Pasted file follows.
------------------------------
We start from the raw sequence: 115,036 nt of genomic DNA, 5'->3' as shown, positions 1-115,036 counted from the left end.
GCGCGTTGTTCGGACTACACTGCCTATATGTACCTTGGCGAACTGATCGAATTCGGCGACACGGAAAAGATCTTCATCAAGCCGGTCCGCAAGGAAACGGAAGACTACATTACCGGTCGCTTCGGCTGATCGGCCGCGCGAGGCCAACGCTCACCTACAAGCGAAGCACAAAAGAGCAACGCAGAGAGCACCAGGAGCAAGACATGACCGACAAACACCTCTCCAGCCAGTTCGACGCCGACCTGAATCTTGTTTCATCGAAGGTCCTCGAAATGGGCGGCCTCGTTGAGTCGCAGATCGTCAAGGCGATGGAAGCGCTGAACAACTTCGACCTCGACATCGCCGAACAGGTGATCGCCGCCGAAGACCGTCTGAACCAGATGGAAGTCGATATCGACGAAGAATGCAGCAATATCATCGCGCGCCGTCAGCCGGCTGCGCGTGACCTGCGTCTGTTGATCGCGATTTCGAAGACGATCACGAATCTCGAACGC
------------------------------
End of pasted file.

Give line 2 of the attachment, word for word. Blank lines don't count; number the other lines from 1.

GCGCGTTGTTCGGACTACACTGCCTATATGTACCTTGGCGAACTGATCGAATTCGGCGACACGGAAAAGATCTTCATCAAGCCGGTCCGCAAGGAAACGGAAGACTACATTACCGGTCGCTTCGGCTGATCGGCCGCGCGAGGCCAACGCTCACCTACAAGCGAAGCACAAAAGAGCAACGCAGAGAGCACCAGGAGCAAGACATGACCGACAAACACCTCTCCAGCCAGTTCGACGCCGACCTGAATCTTGTTTCATCGAAGGTCCTCGAAATGGGCGGCCTCGTTGAGTCGCAGATCGTCAAGGCGATGGAAGCGCTGAACAACTTCGACCTCGACATCGCCGAACAGGTGATCGCCGCCGAAGACCGTCTGAACCAGATGGAAGTCGATATCGACGAAGAATGCAGCAATATCATCGCGCGCCGTCAGCCGGCTGCGCGTGACCTGCGTCTGTTGATCGCGATTTCGAAGACGATCACGAATCTCGAACGC